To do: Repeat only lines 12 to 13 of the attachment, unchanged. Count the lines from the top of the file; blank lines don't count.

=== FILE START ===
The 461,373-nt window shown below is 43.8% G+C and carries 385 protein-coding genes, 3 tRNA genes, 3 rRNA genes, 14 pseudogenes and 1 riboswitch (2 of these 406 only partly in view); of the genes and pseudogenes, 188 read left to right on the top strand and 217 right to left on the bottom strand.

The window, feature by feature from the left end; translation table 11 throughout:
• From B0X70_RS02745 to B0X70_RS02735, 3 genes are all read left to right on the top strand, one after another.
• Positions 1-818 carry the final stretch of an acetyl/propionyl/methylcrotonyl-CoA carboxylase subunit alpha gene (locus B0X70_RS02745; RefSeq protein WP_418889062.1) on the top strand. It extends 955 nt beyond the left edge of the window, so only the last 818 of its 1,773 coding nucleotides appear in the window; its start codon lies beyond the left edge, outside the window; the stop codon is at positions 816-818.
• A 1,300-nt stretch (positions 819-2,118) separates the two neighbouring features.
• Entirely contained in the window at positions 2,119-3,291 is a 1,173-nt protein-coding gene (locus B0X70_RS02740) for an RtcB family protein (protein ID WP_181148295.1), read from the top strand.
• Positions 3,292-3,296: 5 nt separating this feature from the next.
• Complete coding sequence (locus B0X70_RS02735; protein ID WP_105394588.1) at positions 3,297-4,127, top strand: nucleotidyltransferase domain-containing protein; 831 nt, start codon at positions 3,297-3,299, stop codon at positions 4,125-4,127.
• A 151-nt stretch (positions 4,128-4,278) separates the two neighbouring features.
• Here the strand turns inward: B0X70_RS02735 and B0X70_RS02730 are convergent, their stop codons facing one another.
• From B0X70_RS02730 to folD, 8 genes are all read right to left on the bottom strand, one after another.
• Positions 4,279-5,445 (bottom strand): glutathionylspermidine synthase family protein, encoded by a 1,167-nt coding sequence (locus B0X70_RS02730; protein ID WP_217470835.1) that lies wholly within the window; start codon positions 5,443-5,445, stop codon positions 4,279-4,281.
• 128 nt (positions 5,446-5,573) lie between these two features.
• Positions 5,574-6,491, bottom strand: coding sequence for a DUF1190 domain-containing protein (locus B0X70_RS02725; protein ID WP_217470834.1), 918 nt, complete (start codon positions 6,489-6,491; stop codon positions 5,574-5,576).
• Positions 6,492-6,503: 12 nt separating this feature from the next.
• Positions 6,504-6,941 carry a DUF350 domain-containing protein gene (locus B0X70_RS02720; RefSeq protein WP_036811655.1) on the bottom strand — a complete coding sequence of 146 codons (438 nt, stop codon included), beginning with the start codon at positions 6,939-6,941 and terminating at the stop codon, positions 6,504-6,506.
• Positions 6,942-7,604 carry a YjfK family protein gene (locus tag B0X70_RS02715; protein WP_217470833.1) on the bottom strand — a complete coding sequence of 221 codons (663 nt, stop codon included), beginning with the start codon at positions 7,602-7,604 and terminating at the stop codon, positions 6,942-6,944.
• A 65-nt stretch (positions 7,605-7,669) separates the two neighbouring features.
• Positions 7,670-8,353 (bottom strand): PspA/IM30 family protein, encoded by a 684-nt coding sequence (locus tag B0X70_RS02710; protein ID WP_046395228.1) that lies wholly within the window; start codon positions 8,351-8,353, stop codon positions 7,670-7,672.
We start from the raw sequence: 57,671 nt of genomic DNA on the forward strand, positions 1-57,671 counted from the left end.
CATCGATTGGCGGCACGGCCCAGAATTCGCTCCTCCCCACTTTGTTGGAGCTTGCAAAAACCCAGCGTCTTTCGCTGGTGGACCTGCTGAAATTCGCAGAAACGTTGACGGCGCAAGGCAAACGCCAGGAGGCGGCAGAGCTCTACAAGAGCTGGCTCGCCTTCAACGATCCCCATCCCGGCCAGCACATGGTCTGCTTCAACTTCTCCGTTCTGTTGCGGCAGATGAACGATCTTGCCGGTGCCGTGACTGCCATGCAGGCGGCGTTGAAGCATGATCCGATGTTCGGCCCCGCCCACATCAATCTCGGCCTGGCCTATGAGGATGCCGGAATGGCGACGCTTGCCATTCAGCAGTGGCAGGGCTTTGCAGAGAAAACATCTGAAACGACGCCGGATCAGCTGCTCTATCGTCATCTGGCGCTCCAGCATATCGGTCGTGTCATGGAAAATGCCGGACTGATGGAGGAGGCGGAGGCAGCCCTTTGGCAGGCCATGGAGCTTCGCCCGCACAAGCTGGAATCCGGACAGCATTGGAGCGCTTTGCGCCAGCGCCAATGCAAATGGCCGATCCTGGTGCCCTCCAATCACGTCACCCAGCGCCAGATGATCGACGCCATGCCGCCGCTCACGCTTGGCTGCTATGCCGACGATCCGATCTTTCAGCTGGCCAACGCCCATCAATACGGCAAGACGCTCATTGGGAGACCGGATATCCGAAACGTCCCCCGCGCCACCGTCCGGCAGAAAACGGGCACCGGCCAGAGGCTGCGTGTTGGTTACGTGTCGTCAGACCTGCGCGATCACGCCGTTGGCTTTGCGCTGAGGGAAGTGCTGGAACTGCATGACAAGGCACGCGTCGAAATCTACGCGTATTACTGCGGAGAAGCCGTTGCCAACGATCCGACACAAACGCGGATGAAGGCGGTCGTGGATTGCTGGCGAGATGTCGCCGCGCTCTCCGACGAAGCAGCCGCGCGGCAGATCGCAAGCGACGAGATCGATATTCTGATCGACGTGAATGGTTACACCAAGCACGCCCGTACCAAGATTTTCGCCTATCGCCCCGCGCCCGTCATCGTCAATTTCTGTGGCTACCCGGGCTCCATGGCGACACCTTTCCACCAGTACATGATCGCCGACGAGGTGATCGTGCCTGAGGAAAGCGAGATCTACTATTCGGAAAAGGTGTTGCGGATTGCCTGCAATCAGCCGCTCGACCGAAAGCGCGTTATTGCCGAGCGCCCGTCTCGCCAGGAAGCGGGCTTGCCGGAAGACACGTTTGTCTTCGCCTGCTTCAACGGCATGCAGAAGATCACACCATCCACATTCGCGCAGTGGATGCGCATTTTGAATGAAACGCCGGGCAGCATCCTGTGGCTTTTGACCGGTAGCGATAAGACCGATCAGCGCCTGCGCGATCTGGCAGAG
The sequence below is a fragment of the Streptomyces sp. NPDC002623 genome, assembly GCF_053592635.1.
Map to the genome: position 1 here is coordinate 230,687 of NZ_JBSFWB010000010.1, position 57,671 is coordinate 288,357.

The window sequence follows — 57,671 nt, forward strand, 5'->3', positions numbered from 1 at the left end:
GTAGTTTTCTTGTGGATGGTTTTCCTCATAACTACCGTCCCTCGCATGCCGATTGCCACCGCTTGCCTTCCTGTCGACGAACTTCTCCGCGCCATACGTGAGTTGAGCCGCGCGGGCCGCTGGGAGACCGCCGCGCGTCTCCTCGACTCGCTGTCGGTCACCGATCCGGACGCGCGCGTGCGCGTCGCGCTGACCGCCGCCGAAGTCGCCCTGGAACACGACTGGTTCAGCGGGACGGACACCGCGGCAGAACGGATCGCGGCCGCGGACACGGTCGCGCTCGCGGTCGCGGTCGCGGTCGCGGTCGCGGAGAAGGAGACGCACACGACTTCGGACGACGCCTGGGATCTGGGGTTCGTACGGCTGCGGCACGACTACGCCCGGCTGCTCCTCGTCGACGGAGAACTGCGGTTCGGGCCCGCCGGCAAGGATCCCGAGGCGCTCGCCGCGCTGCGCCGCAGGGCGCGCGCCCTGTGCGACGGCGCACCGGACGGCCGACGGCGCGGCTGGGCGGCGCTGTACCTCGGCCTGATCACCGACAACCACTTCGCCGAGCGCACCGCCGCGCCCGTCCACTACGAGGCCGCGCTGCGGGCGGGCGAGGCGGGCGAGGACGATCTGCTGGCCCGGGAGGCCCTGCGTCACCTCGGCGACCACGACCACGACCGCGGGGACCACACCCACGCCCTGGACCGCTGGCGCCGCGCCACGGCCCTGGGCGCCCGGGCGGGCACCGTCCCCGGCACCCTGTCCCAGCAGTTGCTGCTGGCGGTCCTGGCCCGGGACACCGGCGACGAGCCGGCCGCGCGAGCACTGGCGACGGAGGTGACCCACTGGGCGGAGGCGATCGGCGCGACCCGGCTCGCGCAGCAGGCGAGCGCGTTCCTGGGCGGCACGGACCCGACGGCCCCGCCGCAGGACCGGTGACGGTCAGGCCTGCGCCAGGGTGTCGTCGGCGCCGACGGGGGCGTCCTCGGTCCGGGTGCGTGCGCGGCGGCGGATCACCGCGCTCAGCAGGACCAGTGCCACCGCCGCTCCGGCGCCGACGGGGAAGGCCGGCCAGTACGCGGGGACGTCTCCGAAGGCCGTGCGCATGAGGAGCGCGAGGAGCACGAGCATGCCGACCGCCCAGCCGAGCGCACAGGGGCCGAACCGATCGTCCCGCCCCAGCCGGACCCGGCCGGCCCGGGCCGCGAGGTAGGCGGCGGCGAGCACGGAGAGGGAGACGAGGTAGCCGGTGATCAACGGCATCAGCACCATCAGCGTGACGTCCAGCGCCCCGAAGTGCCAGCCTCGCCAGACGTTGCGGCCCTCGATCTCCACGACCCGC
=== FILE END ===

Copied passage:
• Positions 4,279-5,445 (bottom strand): glutathionylspermidine synthase family protein, encoded by a 1,167-nt coding sequence (locus B0X70_RS02730; protein ID WP_217470835.1) that lies wholly within the window; start codon positions 5,443-5,445, stop codon positions 4,279-4,281.
• 128 nt (positions 5,446-5,573) lie between these two features.